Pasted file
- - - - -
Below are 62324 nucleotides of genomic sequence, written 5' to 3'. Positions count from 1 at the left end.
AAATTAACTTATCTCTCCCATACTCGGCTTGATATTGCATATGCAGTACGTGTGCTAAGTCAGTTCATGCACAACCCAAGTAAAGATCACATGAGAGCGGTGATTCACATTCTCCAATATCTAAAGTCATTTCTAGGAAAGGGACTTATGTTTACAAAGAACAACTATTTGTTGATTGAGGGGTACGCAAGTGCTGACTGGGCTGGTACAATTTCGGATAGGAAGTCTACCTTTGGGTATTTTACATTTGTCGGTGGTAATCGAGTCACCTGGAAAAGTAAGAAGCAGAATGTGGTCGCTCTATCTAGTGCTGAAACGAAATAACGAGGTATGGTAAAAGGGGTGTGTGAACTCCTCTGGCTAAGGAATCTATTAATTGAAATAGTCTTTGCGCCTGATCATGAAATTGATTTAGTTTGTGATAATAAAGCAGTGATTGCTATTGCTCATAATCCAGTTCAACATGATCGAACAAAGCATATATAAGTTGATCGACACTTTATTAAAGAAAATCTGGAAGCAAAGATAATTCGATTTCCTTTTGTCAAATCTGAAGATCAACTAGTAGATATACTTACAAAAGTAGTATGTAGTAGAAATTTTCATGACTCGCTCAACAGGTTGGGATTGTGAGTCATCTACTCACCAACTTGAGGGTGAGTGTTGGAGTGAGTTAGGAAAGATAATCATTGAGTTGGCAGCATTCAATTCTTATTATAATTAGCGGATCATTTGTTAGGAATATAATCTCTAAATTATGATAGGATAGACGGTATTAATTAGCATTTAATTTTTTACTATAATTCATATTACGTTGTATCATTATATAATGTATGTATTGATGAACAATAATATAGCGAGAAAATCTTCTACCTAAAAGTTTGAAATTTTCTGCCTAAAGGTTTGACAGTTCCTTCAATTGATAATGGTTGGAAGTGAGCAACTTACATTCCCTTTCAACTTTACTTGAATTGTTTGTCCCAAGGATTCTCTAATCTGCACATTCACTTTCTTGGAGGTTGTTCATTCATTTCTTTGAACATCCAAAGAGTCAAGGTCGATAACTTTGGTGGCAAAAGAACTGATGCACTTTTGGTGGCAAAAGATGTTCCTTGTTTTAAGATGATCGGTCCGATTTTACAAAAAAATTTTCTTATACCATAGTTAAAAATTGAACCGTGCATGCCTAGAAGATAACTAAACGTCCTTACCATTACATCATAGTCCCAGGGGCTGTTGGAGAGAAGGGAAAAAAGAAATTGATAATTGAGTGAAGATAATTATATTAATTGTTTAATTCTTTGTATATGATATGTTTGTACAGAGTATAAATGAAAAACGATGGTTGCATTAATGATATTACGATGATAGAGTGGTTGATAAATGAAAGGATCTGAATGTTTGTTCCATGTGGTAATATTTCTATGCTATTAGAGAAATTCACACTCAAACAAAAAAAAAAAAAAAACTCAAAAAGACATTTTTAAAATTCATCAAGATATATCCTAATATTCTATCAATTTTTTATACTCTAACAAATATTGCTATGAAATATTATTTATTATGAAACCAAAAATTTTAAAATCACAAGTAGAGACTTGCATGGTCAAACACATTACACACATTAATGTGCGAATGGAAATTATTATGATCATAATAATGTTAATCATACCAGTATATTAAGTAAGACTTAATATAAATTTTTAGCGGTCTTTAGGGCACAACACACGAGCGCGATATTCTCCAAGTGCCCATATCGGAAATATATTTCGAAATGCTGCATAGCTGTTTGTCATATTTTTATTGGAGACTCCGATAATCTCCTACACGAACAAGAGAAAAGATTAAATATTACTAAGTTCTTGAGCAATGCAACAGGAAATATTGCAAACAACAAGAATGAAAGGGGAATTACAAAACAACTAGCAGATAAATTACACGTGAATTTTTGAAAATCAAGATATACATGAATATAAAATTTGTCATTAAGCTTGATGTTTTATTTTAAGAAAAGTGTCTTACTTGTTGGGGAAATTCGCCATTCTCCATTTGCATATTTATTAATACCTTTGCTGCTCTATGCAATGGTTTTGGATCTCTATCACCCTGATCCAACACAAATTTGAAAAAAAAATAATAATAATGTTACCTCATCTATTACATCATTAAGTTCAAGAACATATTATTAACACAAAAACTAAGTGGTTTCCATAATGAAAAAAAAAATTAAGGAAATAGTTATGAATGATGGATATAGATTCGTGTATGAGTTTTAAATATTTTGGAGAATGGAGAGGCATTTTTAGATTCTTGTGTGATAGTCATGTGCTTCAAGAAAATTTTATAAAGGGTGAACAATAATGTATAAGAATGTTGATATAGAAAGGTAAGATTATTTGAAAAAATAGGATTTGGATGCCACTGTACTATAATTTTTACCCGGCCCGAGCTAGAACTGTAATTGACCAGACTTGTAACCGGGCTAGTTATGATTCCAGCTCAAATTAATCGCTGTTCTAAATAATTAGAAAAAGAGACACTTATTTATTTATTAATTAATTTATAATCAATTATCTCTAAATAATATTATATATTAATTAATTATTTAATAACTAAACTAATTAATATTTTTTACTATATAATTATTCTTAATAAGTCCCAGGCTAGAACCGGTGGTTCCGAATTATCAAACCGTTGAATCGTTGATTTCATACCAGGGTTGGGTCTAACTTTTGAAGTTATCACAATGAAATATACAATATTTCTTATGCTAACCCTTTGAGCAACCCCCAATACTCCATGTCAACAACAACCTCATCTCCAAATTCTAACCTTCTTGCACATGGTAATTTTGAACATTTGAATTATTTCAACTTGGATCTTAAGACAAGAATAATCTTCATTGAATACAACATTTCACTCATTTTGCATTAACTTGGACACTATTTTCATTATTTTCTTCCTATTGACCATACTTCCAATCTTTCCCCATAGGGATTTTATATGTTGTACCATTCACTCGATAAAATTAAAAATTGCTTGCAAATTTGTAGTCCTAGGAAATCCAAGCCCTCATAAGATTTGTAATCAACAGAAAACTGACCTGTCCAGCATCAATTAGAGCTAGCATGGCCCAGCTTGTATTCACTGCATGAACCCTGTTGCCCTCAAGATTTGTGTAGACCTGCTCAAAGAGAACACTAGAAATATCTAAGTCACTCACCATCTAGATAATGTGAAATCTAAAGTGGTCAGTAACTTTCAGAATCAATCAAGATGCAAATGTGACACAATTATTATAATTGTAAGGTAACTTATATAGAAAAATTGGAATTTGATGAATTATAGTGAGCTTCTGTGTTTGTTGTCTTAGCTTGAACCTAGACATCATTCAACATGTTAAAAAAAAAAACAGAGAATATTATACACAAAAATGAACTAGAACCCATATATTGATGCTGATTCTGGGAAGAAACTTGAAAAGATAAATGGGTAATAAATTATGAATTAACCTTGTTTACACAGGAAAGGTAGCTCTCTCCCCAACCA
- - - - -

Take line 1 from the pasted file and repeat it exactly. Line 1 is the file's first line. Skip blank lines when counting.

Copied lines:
Below are 62324 nucleotides of genomic sequence, written 5' to 3'. Positions count from 1 at the left end.